Sustainable Transport


Boyrs-on-school-bus-1The way we travel and transport goods around the country has a major impact on our greenhouse gas emissions.

In Australia, emissions from domestic transport (road, rail, domestic aviation and domestic shipping) accounted for 17 per cent of Australia’s total greenhouse gas emissions in 2013.

This number does not include international air travel, which is another significant source of transport related emissions. (For up to date information check The Department of the Environment’s quarterly reports on Australian greenhouse gas emissions.)

Cycling and Walking

The good news is that reducing emissions from transport can also improve our health and help build better communities.

When we walk and cycle more, we are more active and lead a healthier lifestyle. We get to see and experience more of our local community, we can stop to have a chat with neighbours and meet other community members, and we are more likely to discover new shops, cafes or other places of interest. Fewer cars on the road also means less noise and less air pollution.

Palerang Council has developed a framework for improved cycling and pedestrian access in Bungendore and Braidwood. You may have noticed some of the newly built bike paths around town – why not try them out?

Public Transport

There may be more public transport options available in your area than you are aware of! FuturePLANS has been working with local public transport providers to bring better public transport to Bungendore.

For example, did you that there is a bus linking Bungendore, Canberra and Canberra Airport? Click on the link to find out more!

Reduce Emissions from Car Transport

Travelling-on-the-kings-higUnfortunately, sometimes we still need a car. A fuel efficient car is better for the environment than a fuel guzzler, and you also end up spending less on fuel costs.

If you are in the market for a new vehicle, find out which car would provide the best environmental outcome to suit your needs.

Fuel Efficiency and Fuel Consumption

The Australian Government’s Green Vehicle Guide gives information on the fuel efficiency of all major vehicle brands, including older models, electric vehicles and trucks.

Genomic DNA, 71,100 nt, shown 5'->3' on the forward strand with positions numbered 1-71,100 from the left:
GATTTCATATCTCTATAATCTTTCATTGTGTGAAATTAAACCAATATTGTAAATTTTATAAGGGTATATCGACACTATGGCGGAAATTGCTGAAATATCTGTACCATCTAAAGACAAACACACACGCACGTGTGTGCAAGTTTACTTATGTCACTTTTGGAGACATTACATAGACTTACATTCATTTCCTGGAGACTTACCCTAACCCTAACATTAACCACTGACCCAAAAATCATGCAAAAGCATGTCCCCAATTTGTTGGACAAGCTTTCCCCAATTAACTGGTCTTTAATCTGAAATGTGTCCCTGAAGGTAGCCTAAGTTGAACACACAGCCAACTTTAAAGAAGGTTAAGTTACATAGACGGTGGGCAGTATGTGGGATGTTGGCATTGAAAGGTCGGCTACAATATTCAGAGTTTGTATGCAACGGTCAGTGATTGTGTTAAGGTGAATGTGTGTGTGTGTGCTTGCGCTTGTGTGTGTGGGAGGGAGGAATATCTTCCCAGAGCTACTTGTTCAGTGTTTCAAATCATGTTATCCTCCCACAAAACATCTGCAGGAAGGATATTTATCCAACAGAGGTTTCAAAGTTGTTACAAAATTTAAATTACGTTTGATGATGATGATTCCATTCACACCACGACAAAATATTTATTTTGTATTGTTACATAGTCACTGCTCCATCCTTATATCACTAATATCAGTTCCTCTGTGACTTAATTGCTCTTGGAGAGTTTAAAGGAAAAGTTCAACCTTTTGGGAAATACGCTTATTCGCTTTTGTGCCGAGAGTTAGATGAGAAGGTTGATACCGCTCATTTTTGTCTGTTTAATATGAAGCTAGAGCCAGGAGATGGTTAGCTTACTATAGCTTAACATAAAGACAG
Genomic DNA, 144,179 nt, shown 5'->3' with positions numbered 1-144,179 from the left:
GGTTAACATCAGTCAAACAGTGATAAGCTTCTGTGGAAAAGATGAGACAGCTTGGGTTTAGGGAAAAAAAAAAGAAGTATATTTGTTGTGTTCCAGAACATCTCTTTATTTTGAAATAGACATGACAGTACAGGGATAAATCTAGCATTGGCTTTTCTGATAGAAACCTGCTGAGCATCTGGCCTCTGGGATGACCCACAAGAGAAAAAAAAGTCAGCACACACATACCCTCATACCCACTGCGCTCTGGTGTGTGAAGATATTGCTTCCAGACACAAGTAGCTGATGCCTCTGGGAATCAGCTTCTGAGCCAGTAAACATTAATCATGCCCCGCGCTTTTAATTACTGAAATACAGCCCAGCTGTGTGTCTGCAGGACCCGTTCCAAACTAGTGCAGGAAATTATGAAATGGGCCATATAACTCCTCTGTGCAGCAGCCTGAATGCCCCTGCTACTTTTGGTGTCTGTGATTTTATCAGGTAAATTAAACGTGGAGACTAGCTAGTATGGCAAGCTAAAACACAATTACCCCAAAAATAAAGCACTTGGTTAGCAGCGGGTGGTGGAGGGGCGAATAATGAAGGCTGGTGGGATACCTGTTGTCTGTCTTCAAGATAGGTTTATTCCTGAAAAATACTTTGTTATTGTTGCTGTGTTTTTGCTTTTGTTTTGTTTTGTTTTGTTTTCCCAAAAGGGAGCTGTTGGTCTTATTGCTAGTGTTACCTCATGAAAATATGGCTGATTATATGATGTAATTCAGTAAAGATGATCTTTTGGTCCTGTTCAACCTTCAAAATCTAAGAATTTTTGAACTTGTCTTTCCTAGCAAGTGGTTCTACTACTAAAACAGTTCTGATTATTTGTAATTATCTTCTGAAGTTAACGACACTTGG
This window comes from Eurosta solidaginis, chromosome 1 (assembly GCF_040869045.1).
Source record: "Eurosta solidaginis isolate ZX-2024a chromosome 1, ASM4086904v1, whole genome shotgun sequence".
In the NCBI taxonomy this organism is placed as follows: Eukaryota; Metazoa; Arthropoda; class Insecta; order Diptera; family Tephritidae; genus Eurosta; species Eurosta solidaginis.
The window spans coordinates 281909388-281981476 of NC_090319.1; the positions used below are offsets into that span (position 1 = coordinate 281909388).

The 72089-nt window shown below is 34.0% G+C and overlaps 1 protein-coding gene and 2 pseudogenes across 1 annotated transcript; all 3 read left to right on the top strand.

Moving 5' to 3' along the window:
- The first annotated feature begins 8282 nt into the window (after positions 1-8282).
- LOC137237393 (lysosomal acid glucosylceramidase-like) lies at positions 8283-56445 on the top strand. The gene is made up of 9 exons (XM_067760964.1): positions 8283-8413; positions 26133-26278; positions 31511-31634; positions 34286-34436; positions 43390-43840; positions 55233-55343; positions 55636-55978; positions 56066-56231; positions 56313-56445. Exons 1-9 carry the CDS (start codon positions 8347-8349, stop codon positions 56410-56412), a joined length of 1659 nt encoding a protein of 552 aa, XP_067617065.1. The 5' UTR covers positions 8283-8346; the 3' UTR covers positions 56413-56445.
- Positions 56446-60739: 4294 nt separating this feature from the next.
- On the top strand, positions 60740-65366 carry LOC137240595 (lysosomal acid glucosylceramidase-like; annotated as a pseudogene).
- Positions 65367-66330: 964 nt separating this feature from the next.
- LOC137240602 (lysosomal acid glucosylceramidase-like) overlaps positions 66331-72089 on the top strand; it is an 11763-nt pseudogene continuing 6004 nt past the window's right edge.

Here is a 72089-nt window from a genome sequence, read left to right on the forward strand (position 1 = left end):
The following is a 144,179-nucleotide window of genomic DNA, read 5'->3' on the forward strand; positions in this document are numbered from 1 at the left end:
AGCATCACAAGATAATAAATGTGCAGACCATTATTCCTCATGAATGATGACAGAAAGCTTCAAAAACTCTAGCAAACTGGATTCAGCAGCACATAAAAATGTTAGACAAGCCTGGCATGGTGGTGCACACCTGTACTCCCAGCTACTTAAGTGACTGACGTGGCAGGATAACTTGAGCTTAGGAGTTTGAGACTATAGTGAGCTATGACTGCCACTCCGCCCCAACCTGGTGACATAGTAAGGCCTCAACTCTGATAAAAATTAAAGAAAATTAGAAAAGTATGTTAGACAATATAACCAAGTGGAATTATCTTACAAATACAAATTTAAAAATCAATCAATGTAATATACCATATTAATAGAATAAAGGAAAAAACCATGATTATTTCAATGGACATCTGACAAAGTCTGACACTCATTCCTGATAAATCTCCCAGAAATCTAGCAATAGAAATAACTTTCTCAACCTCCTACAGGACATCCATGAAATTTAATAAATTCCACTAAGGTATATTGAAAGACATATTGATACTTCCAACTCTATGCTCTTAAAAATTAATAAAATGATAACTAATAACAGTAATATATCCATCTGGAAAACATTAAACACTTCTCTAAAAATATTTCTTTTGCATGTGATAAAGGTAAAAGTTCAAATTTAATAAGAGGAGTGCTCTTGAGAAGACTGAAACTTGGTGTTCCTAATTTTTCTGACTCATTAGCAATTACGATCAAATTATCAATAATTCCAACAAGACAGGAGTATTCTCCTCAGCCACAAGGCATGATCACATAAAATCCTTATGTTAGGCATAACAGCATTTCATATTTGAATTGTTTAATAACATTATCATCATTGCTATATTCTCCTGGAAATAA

The Australian government requires all new cars sold in Australia to have a clear label that shows the car’s fuel consumption in litres per 100km travelled and its carbon emissions per kilometre. The Moreland Energy Foundation has a downloadable guide to the help you understand Australia’s Fuel Efficiency and New Car Label Standards.

Car pooling and sharing

Another easy way to reduce the emissions from driving is to share a ride. Do you have a space in your car that you could offer to somebody? Or do you need a ride? Please get in touch if you are interested!

Flights and emissions

Even if you have an energy-efficient home, you have minimised your car use, you recycle, have solar panels on your roof or buy GreenPower electricity, and you grow your own food, you could still undo all your efforts by getting on a plane. Just one trip to Europe is enough to create more emissions than the average annual household produces per person in a year.

Unfortunately, there are no easy answers to solve this problem. The idea behind offsets is that you calculate the amount of emissions you are responsible for and then pay for an investment in tree planting or renewable energy to make up for the pollution you have caused.

The problem with offsets is that you are still contributing to the rise in greenhouse gas emissions. Let’s assume you paid to have trees planted to offset your emissions. The trees will not take up carbon dioxide until they have matured many years into the future. Not all trees that are planted will survive. And maybe that tree would have been planted anyway, even without the carbon offset payment, in which case the offset has made no difference at all.

In addition, there have been some less reputable companies taking advantage of people’s desire to live a greener lifestyle.

So what can you do?

  • Think about your options: Do you actually need to go on that particular trip? Could you do a different trip instead that would require less carbon emissions?
  • If you do need to go on the trip, do you have to take a plane? Is there a different, less polluting way to travel?
  • And if you do have to catch a flight and want to use emissions offsets, make sure you go with a reputable provider that meets the National Carbon Offset Standard.